Plants annual, (0.5-)1-7(-13) dm; roots also often arising from proximal nodes; rhizomes and stolons absent. Stems procumbent, decumbent, ascending, or erect, simple or branched, without obvious ribs, glabrous or appressed-pubescent. Leaves: ocrea light brown, cylindric, 4-10(-15) mm, chartaceous, base inflated, margins truncate, ciliate with hairs 1-3.5(-5) mm, surface glabrous or strigose, rarely with spreading hairs, not glandular-punctate; petiole 0.1-0.8 cm, glabrous or strigose, leaves sometimes sessile; blade often with dark triangular or lunate blotch adaxially, lanceolate to narrowly ovate, (1-)5-10(-18) × (0.2-)1-2.5(-4) cm, base tapered or cuneate, margins antrorsely strigose, apex acute to acuminate, faces glabrous or strigose, especially along midveins, sometimes glandular-punctate abaxially. Inflorescences terminal and axillary, erect, usually uninterrupted, 10-45(-60) × 7-12 mm; peduncle 10-50 mm, glabrous or, rarely, pubescent; ocreolae overlapping or sometimes interrupted proximally, margins ciliate with bristles 0.2-1.3(-2) mm. Pedicels ascending, 1-2.5 mm. Flowers 4-14 per ocreate fascicle, homostylous; perianth greenish white proximally and roseate distally or entirely roseate, not glandular-punctate, scarcely accrescent; tepals 4-5, connate ca. 1/ 3 their length, obovate, 2-3.5 mm, veins prominent, not anchor-shaped, margins entire, apex obtuse to rounded; stamens 4-8, included; anthers yellow or pink, ovate; styles 2-3, connate proximally. Achenes included or apex exserted, brownish black to black, discoid or biconvex to 3-gonous, (1.9-)2-2.7 × (1.5-) 1.8-2.2 mm, shiny, smooth. 2n = 44. Flowering Mar-Nov. Weedy, moist semiwaste to cultivated areas; 0-2500 m; introduced; Greenland; St. Pierre and Miquelon; Alta., B.C., Man., N.B., Nfld. and Labr., N.S., Ont., P.E.I., Que., Sask., Yukon; Ala., Alaska, Ariz., Ark., Calif., Colo., Conn., Del., D.C., Fla., Ga., Idaho, Ill., Ind., Iowa, Kans., Ky., La., Maine, Md., Mass., Mich., Minn., Miss., Mo., Mont., Nebr., Nev., N.H., N.J., N.Mex., N.Y., N.C., N.Dak., Ohio, Okla., Oreg., Pa., R.I., S.C., S.Dak., Tenn., Tex., Utah, Vt., Va., Wash., W.Va., Wis., Wyo.; Eurasia; Africa; Pacific Islands (New Zealand). An allozyme study by L. L. Consaul et al. (1991) provided evidence of the allotetraploid origin of Persicaria maculosa, with P. lapathifolium as one of the parents. Plants with stems spreading-hairy and peduncles stipitate-glandular have been named P. maculosa subsp. hirsuticaulis (Danser) S. Ekman & Knutsson. Material referable to this subspecies has not been seen among North American specimens. Hybrids between P. maculosa and P. minor have been documented in Europe (R. H. Roberts 1977).
The Cherokee, Chippewa, and Iroquois prepared simple or compound decoctions of Persicaria maculosa, which they used as dermatological, urinary, gastrointestinal, and veterinary aids, for heart medicine, and as an analgesic (D. E. Moerman 1998).
Martin and Hutchins 1980, Kearney and Peebles 1969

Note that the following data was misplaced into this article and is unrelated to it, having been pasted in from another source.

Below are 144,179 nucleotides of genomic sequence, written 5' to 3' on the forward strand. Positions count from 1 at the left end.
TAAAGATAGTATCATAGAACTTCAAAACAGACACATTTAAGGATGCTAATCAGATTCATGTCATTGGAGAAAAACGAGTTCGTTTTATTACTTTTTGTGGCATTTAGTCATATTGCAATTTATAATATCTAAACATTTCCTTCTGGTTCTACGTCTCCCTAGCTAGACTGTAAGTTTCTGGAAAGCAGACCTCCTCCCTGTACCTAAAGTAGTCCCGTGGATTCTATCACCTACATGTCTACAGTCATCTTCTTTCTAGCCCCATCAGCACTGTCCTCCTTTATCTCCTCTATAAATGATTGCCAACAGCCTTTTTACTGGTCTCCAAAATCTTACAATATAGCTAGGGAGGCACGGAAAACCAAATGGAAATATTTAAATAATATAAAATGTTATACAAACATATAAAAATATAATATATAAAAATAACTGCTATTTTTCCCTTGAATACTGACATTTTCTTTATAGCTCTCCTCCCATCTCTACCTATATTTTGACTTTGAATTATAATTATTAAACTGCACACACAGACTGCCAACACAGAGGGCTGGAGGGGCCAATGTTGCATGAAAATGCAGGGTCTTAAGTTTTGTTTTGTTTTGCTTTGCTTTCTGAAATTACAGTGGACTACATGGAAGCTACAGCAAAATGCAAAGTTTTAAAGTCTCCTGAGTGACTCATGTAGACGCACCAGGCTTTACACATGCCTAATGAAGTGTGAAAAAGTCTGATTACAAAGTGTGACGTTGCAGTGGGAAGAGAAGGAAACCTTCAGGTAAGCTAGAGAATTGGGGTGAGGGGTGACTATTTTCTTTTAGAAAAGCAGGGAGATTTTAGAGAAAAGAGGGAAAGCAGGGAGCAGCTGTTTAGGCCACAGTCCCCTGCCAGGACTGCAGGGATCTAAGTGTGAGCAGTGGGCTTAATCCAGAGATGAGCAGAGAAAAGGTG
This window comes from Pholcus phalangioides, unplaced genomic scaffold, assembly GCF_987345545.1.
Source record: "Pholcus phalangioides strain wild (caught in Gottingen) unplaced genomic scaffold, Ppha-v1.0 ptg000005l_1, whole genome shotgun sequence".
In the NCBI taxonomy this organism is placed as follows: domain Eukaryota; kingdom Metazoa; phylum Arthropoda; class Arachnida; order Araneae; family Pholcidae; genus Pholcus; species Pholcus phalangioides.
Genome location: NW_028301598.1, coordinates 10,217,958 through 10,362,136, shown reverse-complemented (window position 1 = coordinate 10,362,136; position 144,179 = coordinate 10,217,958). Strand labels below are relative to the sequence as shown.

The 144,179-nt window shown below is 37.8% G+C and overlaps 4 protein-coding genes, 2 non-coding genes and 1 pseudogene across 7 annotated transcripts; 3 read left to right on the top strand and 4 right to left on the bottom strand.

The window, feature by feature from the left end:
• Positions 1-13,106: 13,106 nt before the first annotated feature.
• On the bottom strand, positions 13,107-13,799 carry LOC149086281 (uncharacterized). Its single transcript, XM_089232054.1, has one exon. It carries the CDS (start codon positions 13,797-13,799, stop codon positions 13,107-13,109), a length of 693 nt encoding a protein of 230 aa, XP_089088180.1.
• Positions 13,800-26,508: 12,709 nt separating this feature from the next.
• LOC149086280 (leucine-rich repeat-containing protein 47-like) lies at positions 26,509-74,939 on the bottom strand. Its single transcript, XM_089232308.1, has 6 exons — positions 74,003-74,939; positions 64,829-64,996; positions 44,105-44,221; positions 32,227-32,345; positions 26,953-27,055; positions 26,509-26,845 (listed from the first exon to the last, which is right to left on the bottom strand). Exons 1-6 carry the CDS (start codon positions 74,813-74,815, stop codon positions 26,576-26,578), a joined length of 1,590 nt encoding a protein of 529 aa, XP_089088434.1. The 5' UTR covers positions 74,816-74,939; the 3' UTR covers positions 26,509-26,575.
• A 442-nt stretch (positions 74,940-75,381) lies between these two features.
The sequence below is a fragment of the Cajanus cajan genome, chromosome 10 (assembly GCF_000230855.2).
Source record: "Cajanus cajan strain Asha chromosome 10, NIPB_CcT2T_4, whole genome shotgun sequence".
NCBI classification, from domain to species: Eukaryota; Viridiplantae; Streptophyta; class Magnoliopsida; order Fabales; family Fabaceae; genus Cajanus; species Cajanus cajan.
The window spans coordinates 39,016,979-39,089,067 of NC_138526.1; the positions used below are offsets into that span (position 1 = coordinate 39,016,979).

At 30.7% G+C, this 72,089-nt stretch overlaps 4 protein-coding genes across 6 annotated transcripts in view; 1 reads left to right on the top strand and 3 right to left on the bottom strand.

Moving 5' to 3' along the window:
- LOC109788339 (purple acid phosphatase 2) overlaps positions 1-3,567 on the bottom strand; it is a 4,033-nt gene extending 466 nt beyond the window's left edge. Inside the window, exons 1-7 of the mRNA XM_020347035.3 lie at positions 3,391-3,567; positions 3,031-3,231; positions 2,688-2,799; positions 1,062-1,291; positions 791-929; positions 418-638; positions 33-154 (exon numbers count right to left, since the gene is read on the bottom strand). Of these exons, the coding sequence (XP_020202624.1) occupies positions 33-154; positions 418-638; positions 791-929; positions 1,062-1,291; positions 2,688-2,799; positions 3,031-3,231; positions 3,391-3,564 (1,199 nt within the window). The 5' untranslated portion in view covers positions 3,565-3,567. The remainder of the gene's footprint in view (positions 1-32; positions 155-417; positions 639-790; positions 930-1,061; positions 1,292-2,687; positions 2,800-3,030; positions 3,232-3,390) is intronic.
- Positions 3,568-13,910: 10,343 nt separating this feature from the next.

Duration: Annual Nativity: Non-Native Lifeform: Forb/Herb General: Annual with erect to ascending or decumbent stems, usually branched from base, 20-80 cm or more long, glabrous or purberulent. Leaves: Alternate, linear-lanceolate to lanceolate, 2-18 cm long, nearly sessile, cuneate at base, acuminate at the apex, punctate, marked by a purplish spot near the middle of the blade, ciliate ocrea. Flowers: Spikelike racemes, ascending to erect, sepals pink to purple, rarely white, 2-4 mm long, usually 6 stamens. Fruits: Achenes 3-angled or lenticular, 2-3 mm long, lustrous black, smooth. Ecology: Found in wet soil and marshy ground along streams from 4,500-8,000 ft (1372-2438 m); flowers July-September. Notes: Distinguished clearly by the purplish spot in the middle of the leaf blade. Nomenclatural problems rear their ugly heads: this species is identified by FNA as being Persicaria maculosa but USDA Plants DB continues to refer to this as Polygonum persicaria. For consistency, the former is considered here to maintain its presence within the Persicaria complex. Ethnobotany: Used as a poultice for pain, crushed leaves rubbed on poison ivy, taken for urinary problems, for stomach pain, feet and legs soaked in it for rheumatism, taken for heart troubles, and rubbed on horses to keep flies away. Etymology: Polygonum is derived from Greek polys, many, and gonu, knee or joint, while persicaria is medieval name of knotweed, from Persica, or peach, an allusion to the leaf shape. Synonyms: Polygonum persicaria, Persicaria persicaria, Persicaria ruderalis, Persicaria ruderalis var. vulgaris, Persicaria vulgaris, Polygonum dubium, Polygonum fudiforme, Polygonum minus, Polygonum minus var. subcontinuum, Polygonum persicaria var. angustifolium, Editor: SBuckley, 2010
Erect or ascending annual to 8 dm, often much branched, glabrous or nearly so; lvs narrowly lanceolate, often with a dark blotch; ocreae membranous, strigillose, short-ciliate; spikes dense, straight, cylindric, 1-4 cm נ7-12 mm; ocreolae obliquely truncate, entire or with a few short cilia to 1 mm, pedicels mostly included; perianth pink or rose, 2-3.5 mm; achenes lenticular or occasionally trigonous, black, smooth and shining, broadly ovate, 1.8-3 mm, averaging four-fifths as wide; 2n=44. Native of Europe, now a common weed throughout our range, s. to Fla. and Tex., and w. to Alaska and Calif. (P. dubium; P. maculosum; P. puritanorum; Persicaria persicaria)
Gleason, Henry A. & Cronquist, Arthur J. 1991. Manual of vascular plants of northeastern United States and adjacent Canada. lxxv + 910 pp.
Frequent throughout the state in wet ground along roadsides and streams and in woodland and fallow fields. This species begins to flower much earlier than P. hydropiperoides. It and others of the genus are the source of smartweed honey.
Indiana Coefficient of Conservatism: C = null, non-native